Title

What We Talk About When We Talk About Grammar: Integrating Grammar into the Writing Process

Presenter Information

Amy Ruppert

Document Type

Oral Presentation

Location

SURC 137B

Start Date

17-5-2012

End Date

17-5-2012

Abstract

Since the mid 1960s, explicit grammar instruction within the composition classroom has been a widely contested subject. This grammar debate and the effects of grammar instruction�"or lack thereof�"evidenced by various educational systems attempting to answer the questions surrounding grammar instruction and students’ needs, has bubbled upward; composition instruction at the university level faces the daunting task of amending curriculum to incorporate some form of sentence-level grammar instruction. This presentation�"an abridged look at the forthcoming English Master’s Thesis “The Importance of Teaching and Contextualizing Grammar in Freshman Composition Instruction”�"argues for the necessity of grammar instruction within college composition courses. Formalized instruction in sentence-level�"syntactic�"fluency has an integral role in developing college students’ ability to effectively communicate ideas and demonstrate writing proficiency. To say that grammar should be formally addressed in the composition classroom is only a part of the overall argument. This presentation addresses the need to integrate grammar instruction into the writing process. Ideally, freshmen composition students should understand grammatical concepts by recognizing how these concepts work within the context of their own writing. It is often difficult to develop strategies that help students integrate grammatical knowledge into their own drafts and demonstrate an overall proficiency in Standard English. Because of this, grammar is often taught in isolation and is far removed from the actual writing process. This presentation proposes a way to develop students’ overall grammatical proficiency with a new model relevant to Central Washington University’s current composition curricula.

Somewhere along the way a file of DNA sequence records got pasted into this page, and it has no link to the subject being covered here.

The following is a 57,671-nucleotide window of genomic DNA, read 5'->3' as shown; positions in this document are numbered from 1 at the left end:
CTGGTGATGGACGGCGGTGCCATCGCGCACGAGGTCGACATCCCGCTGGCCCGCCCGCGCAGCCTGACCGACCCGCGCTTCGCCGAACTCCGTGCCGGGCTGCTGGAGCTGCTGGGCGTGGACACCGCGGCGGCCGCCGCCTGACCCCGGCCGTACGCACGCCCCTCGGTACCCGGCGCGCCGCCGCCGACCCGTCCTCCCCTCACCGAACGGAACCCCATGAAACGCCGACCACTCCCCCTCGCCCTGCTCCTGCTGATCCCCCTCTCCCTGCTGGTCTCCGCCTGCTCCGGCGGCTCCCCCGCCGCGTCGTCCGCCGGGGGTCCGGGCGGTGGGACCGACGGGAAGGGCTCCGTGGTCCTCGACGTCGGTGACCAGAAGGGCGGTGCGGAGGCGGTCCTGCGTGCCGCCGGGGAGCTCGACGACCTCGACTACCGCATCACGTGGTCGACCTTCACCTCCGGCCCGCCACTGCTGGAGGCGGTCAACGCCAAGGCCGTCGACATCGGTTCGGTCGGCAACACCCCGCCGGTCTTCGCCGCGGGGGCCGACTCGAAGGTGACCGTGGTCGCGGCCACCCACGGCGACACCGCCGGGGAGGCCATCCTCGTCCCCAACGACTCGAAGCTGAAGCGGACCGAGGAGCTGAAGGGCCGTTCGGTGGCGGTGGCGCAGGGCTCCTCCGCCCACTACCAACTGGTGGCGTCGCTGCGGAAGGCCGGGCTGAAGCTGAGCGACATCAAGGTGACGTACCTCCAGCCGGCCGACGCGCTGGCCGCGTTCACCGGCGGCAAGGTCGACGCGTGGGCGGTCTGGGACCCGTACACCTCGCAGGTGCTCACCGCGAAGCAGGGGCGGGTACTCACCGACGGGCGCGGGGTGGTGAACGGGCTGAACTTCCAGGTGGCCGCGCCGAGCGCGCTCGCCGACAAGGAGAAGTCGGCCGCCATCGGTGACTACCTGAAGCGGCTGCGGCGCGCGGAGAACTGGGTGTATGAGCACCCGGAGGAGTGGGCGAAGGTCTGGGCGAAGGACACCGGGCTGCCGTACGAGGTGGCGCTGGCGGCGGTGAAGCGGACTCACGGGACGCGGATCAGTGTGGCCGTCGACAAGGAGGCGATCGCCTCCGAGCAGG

Faculty Mentor(s)

Patsy Callaghan

Additional Mentoring Department

English

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May 17th, 1:50 PM May 17th, 2:10 PM

What We Talk About When We Talk About Grammar: Integrating Grammar into the Writing Process

SURC 137B

Since the mid 1960s, explicit grammar instruction within the composition classroom has been a widely contested subject. This grammar debate and the effects of grammar instruction�"or lack thereof�"evidenced by various educational systems attempting to answer the questions surrounding grammar instruction and students’ needs, has bubbled upward; composition instruction at the university level faces the daunting task of amending curriculum to incorporate some form of sentence-level grammar instruction. This presentation�"an abridged look at the forthcoming English Master’s Thesis “The Importance of Teaching and Contextualizing Grammar in Freshman Composition Instruction”�"argues for the necessity of grammar instruction within college composition courses. Formalized instruction in sentence-level�"syntactic�"fluency has an integral role in developing college students’ ability to effectively communicate ideas and demonstrate writing proficiency. To say that grammar should be formally addressed in the composition classroom is only a part of the overall argument. This presentation addresses the need to integrate grammar instruction into the writing process. Ideally, freshmen composition students should understand grammatical concepts by recognizing how these concepts work within the context of their own writing. It is often difficult to develop strategies that help students integrate grammatical knowledge into their own drafts and demonstrate an overall proficiency in Standard English. Because of this, grammar is often taught in isolation and is far removed from the actual writing process. This presentation proposes a way to develop students’ overall grammatical proficiency with a new model relevant to Central Washington University’s current composition curricula.